39. Philadelphia Vireo
  40. Warbling Vireo
  41. Red-eyed Vireo
  42. Canada Goose
  43. Mallard
  44. Blue-winged Teal
  45. Wood Duck
  46. Baltimore Oriole
  47. Great Egret
  48. Great Blue Heron
  49. Green Heron
  50. Dunlin
  51. Short-billed Dowitcher
  52. Least Sandpiper
  53. Solitary Sandpiper
  54. Spotted Sandpiper
  55. Killdeer
  56. American Woodcock
  57. Ruddy Turnstone
  58. Bald Eagle
  59. Red-tailed Hawk
  60. American Kestrel
  61. Cooper’s Hawk
  62. Ring-billed Gull
  63. Herring Gull
  64. Common Tern
  65. Caspian Tern
  66. House Sparrow
  67. House Wren
  68. Marsh Wren
  69. Wood Thrush
  70. Swainson’s Thrush
  71. Gray-cheeked Thrush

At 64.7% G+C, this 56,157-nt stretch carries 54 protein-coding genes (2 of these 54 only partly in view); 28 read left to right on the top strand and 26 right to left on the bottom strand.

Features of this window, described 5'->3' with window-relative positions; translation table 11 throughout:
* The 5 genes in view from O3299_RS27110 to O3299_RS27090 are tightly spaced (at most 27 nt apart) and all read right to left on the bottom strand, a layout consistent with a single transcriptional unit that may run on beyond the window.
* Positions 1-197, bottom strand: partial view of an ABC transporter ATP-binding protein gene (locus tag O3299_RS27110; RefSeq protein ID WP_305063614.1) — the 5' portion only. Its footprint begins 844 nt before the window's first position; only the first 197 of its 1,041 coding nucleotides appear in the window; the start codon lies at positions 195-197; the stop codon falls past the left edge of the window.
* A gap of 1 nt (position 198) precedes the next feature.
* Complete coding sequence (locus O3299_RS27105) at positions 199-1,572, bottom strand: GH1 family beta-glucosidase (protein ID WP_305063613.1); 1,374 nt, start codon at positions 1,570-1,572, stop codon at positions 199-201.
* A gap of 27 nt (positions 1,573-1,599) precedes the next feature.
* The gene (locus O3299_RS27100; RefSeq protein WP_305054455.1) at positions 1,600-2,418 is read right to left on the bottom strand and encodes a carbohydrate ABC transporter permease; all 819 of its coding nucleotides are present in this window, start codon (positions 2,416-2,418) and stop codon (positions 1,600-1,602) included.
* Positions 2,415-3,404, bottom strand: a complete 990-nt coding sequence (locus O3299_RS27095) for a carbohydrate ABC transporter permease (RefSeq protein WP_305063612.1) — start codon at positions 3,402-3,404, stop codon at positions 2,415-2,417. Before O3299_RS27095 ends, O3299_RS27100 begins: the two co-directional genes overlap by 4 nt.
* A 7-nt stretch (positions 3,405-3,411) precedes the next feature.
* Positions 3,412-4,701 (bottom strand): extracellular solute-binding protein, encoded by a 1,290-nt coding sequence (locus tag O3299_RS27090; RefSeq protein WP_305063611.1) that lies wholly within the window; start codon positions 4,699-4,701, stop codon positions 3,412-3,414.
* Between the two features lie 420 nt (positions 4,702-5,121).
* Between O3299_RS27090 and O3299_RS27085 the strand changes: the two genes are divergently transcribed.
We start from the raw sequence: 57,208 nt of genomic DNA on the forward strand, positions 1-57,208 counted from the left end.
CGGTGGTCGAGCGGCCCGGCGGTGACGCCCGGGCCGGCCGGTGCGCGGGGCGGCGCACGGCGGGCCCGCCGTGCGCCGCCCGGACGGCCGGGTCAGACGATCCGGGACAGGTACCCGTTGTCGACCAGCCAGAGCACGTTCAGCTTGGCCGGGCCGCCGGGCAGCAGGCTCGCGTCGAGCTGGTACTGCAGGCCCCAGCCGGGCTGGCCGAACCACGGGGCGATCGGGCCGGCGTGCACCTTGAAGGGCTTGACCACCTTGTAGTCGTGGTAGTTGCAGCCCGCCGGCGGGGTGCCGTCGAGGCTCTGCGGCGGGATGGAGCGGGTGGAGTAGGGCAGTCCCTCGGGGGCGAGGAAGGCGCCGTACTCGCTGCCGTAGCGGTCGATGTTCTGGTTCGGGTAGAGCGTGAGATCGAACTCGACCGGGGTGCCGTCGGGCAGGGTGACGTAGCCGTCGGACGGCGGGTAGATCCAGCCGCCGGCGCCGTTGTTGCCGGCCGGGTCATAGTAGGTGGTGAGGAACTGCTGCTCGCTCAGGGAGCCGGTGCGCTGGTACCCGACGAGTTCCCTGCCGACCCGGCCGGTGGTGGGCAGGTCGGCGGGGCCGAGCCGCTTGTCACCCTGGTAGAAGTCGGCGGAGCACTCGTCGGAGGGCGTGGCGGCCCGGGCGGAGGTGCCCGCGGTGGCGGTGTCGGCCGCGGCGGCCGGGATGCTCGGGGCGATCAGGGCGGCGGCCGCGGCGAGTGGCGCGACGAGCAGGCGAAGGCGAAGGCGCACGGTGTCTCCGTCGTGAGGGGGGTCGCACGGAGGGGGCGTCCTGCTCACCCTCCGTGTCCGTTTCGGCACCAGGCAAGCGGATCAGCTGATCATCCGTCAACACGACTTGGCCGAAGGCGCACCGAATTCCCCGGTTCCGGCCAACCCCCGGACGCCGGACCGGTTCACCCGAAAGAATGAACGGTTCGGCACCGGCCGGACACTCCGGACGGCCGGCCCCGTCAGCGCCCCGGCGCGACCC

72. American Robin
  73. Veery
  74. Red-winged Blackbird
  75. Yellow-headed Blackbird
  76. American Crow
  77. Northern Cardinal
  78. Blue Jay
  79. Brown-headed Cowbird
  80. Mourning Dove
  81. Pigeon
  82. Gray Catbird
  83. Black-billed Cuckoo
  84. Yellow-billed Cuckoo
  85. White-crowned Sparrow
  86. Lincoln Sparrow
  87. Song Sparrow
  88. Field Sparrow
  89. Common Nighthawk
  90. Common Gallinule
  91. Coot
  92. Sora
  93. Eastern Goldfinch
  94. Indigo Bunting
  95. Trumpeter Swan
  96. Pied-billed Grebe
  97. Ruby-throated Hummingbird
  98. American Wigeon
  99. Turkey Vulture
  100. Double-creasted Cormorant
  101. Lesser Scaup
  102. Ruddy Duck
  103. Sandhill Crane
  104. Black-crowned Night Heron
  105. Hairy Woodpecker